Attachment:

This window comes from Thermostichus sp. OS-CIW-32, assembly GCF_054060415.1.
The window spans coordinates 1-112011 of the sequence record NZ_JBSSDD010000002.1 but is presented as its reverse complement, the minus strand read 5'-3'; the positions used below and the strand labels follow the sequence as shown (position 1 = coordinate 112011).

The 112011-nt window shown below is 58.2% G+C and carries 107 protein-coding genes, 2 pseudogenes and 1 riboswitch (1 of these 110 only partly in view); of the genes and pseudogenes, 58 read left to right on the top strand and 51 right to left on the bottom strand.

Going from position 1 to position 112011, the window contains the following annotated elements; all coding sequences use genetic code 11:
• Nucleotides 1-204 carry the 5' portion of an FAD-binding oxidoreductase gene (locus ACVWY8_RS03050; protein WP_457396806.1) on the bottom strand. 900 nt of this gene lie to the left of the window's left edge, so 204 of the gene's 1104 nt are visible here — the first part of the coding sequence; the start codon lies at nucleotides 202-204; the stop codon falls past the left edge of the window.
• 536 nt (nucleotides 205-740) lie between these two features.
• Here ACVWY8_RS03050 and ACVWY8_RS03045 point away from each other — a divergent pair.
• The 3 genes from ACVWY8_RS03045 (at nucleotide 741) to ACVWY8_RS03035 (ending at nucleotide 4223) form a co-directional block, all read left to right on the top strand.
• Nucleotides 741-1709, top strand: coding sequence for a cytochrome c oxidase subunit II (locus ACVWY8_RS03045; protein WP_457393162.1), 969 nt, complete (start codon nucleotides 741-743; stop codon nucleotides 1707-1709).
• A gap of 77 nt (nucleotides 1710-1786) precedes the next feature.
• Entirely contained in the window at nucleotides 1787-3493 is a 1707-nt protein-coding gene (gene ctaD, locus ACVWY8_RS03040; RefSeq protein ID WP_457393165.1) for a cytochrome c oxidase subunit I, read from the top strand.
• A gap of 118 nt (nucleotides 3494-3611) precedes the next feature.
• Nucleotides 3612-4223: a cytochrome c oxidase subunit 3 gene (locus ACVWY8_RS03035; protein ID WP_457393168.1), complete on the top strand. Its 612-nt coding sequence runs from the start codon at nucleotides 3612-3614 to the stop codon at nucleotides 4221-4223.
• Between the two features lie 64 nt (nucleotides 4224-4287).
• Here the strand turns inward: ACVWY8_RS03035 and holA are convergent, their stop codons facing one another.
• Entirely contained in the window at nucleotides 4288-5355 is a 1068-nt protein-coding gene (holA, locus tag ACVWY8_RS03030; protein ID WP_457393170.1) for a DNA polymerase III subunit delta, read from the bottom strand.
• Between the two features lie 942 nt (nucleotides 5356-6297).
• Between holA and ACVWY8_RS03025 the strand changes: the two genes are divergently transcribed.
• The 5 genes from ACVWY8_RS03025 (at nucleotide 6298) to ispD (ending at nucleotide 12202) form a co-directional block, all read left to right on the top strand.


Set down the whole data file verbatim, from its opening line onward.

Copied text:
This window comes from Thermostichus sp. OS-CIW-32, assembly GCF_054060415.1.
The window spans coordinates 1-112011 of the sequence record NZ_JBSSDD010000002.1 but is presented as its reverse complement, the minus strand read 5'-3'; the positions used below and the strand labels follow the sequence as shown (position 1 = coordinate 112011).

The 112011-nt window shown below is 58.2% G+C and carries 107 protein-coding genes, 2 pseudogenes and 1 riboswitch (1 of these 110 only partly in view); of the genes and pseudogenes, 58 read left to right on the top strand and 51 right to left on the bottom strand.

Going from position 1 to position 112011, the window contains the following annotated elements; all coding sequences use genetic code 11:
• Nucleotides 1-204 carry the 5' portion of an FAD-binding oxidoreductase gene (locus ACVWY8_RS03050; protein WP_457396806.1) on the bottom strand. 900 nt of this gene lie to the left of the window's left edge, so 204 of the gene's 1104 nt are visible here — the first part of the coding sequence; the start codon lies at nucleotides 202-204; the stop codon falls past the left edge of the window.
• 536 nt (nucleotides 205-740) lie between these two features.
• Here ACVWY8_RS03050 and ACVWY8_RS03045 point away from each other — a divergent pair.
• The 3 genes from ACVWY8_RS03045 (at nucleotide 741) to ACVWY8_RS03035 (ending at nucleotide 4223) form a co-directional block, all read left to right on the top strand.
• Nucleotides 741-1709, top strand: coding sequence for a cytochrome c oxidase subunit II (locus ACVWY8_RS03045; protein WP_457393162.1), 969 nt, complete (start codon nucleotides 741-743; stop codon nucleotides 1707-1709).
• A gap of 77 nt (nucleotides 1710-1786) precedes the next feature.
• Entirely contained in the window at nucleotides 1787-3493 is a 1707-nt protein-coding gene (gene ctaD, locus ACVWY8_RS03040; RefSeq protein ID WP_457393165.1) for a cytochrome c oxidase subunit I, read from the top strand.
• A gap of 118 nt (nucleotides 3494-3611) precedes the next feature.
• Nucleotides 3612-4223: a cytochrome c oxidase subunit 3 gene (locus ACVWY8_RS03035; protein ID WP_457393168.1), complete on the top strand. Its 612-nt coding sequence runs from the start codon at nucleotides 3612-3614 to the stop codon at nucleotides 4221-4223.
• Between the two features lie 64 nt (nucleotides 4224-4287).
• Here the strand turns inward: ACVWY8_RS03035 and holA are convergent, their stop codons facing one another.
• Entirely contained in the window at nucleotides 4288-5355 is a 1068-nt protein-coding gene (holA, locus tag ACVWY8_RS03030; protein ID WP_457393170.1) for a DNA polymerase III subunit delta, read from the bottom strand.
• Between the two features lie 942 nt (nucleotides 5356-6297).
• Between holA and ACVWY8_RS03025 the strand changes: the two genes are divergently transcribed.
• The 5 genes from ACVWY8_RS03025 (at nucleotide 6298) to ispD (ending at nucleotide 12202) form a co-directional block, all read left to right on the top strand.